Chlorotoxin (CTX) is a 36-amino acid peptide which contains four disulfide bridges and is derived from Leiurus quinquestriatus (scorpion) venom. Early studies demonstrated that CTX can inhibit a potentially glioma-specific chloride ion channel [18]. CTX is believed to bind a lipid raft-anchored complex that contains MMP-2 [19], membrane type-1 MMP, tissue inhibitor of metallopreotease-2 [20], and other proteins [21]. In addition to glioma cells, CTX has been shown to specifically bind to other tumors of neuroectodermal origin [22]. It was recently found that CTX not only binds a wide range of tumor cell types but is also internalized by proliferating human vascular endothelial cells [23]. More recently, the in vitro and in vivo tumor-targeting properties of CTX have been shown to retain following conjugation to a fluorescent dye [24], nanoparticles [2527], and polymers [28].

We have previously reported CTX-dependent inhibition of proliferation and motility in glioblastoma cells using a targeted bionanocapsule displaying the monomeric fusion protein of chlorotoxin (M-CTX-Fc). Moreover, M-CTX-Fc had a more efficient inhibitory effect on migration than CTX. We observed cellular uptake of the bionanocapsules, indicating M-CTX-Fc is an effective vehicle as a drug delivery system.

MMPs are overexpressed in a variety of malignant tumors, including brain, pancreas, prostate, ovarian, bladder, and lung, and they act as ECM-remodeling enzymes; therefore, targeting of these molecules in cancer therapy is a promising approach to suppress their malignancy. The PANC-1, the human cell line derived from pancreatic carcinoma, is overexpressing MMP-2, MT1-MMP, and MT2-MMP [2]. Thus, the aim of this study was to identify the inhibitory mechanism of M-CTX-Fc on MMP-2 in PANC-1.

2. Materials and Methods

2.1. Cell Culture

The human cell line derived from pancreatic carcinoma, PANC-1 (RCB2095), and the glioblastoma, A172 (RCB2530), were provided by the National BioResource Project of MEXT, Japan. Human breast carcinoma derived cell line SKBR-3 was obtained from ATCC (Manassas, VA). The cells were grown and subcultured in RPMI medium (Sigma-Aldrich, St. Louis, MO, USA) supplemented with 10% fetal bovine serum (FBS, PAA Laboratories, Pasching, Austria) in the presence of 100 IU/mL penicillin and 100 μg/mL streptomycin (Nacalai Tesque, Kyoto, Japan). The cells were maintained at 37°C in a humidified incubator with 95% air and 5% CO2.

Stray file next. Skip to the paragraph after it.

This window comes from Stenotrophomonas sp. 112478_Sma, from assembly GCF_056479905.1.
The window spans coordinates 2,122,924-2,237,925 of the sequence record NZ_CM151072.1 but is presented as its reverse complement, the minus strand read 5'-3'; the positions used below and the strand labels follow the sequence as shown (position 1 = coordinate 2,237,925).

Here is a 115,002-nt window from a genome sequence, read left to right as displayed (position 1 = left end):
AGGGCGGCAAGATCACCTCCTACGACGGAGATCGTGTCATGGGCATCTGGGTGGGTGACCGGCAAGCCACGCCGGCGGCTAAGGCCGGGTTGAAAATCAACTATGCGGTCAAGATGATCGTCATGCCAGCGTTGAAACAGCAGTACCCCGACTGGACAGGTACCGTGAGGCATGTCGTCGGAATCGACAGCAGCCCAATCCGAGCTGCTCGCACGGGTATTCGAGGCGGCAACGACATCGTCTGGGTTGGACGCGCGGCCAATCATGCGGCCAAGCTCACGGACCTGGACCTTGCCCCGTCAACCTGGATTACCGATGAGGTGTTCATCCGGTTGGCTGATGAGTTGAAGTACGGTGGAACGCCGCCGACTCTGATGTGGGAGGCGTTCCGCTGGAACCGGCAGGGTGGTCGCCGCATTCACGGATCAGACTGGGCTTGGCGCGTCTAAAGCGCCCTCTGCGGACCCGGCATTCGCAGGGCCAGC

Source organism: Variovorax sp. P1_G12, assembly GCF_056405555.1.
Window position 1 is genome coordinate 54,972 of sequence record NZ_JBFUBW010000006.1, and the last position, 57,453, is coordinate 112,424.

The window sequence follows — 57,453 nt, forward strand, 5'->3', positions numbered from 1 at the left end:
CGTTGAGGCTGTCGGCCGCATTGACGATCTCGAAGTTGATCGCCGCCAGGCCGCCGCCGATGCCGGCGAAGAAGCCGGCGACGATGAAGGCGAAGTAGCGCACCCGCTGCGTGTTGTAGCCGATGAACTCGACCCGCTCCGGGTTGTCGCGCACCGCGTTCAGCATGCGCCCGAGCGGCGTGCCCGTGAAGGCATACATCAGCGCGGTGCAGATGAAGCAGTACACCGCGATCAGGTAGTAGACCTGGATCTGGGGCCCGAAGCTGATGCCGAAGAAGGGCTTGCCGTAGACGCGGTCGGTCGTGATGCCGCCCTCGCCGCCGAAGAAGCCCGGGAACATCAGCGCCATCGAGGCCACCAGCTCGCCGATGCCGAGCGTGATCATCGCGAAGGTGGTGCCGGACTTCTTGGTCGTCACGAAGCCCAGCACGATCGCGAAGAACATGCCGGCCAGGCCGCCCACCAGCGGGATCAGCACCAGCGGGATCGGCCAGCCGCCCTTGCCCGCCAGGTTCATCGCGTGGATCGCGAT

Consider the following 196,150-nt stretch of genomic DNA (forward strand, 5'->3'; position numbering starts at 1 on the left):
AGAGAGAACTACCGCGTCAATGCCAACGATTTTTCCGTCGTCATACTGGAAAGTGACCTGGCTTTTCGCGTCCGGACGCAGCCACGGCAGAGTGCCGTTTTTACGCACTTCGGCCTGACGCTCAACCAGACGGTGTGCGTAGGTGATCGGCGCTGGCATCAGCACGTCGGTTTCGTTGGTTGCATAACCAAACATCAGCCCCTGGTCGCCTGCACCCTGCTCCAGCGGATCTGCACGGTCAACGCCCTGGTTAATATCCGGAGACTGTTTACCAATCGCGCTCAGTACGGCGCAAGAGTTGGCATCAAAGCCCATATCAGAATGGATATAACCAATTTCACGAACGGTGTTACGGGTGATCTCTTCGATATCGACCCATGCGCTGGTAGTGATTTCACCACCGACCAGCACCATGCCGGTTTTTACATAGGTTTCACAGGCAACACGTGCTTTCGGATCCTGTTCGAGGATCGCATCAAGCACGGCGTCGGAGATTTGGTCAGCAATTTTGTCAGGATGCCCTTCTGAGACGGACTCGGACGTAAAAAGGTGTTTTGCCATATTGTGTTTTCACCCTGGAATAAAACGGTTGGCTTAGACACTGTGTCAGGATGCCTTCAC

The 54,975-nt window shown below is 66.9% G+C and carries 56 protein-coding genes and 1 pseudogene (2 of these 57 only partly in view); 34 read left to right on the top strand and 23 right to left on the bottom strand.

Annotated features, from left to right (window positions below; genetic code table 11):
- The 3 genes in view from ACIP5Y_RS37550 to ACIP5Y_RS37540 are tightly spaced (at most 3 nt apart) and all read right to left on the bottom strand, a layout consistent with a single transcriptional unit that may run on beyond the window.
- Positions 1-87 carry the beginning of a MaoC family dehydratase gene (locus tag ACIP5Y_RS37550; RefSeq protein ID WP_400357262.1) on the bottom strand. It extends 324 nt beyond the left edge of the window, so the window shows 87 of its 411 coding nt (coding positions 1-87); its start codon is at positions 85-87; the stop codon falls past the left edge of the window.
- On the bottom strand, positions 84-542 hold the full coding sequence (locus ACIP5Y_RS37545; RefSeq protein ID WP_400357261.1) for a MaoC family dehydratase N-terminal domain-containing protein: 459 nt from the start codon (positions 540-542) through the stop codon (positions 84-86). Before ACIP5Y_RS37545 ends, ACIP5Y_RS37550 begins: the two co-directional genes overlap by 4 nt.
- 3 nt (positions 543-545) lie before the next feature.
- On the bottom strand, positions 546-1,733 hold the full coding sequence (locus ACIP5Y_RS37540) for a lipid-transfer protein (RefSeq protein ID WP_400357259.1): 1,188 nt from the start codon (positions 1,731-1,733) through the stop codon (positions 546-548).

2.2. Expression and Purification of M-CTX-Fc

The preparation of M-CTX-Fc was performed as previously described [29]. Escherichia coli BL21 (DE3) pLysS (Novagen) was transformed with the expression vector for M-CTX-Fc. After induction of the expression vector, the transformant was cultured and the bacteria were harvested. The inclusion bodies were washed and then were dissolved in 6 M guanidinium-HCl containing 0.1 M Tris-HCl (pH 8.5). The protein in the solution was reduced and then refolded. The solution containing refolded protein was purified using a cobalt resin column (Talon Superflow Metal Affinity Resin, Clontech, Mountain View, CA, USA). The eluted solution was dialyzed thrice using phosphate-buffered saline (Dulbecco’s formula, hereafter PBS). The purity of M-CTX-Fc in the final preparation was assessed by sodium dodecyl sulphate-polyacrylamide gel electrophoresis (SDS-PAGE), Coomassie Brilliant Blue (CBB) staining, and western blotting.

2.3. Preparation of the Conditioned Media for Zymography and Western Blot

PANC-1 cells were seeded at a density of 1.0 × 105 cells per 35 mm dish in RPMI medium supplemented with 10% FBS. After 20 h of culture, the cells were washed with serum-free medium and incubated for an additional 24 h in the same serum-free medium with and without 12, 60, and 300 nM human IgG (Sigma), CTX (AnaSpec Inc., Fremont), and M-CTX-Fc, respectively. The conditioned media (CM) were collected and centrifuged to remove insoluble materials and then stored at −80°C until used in zymography and western blotting.

2.4. Gelatin Zymography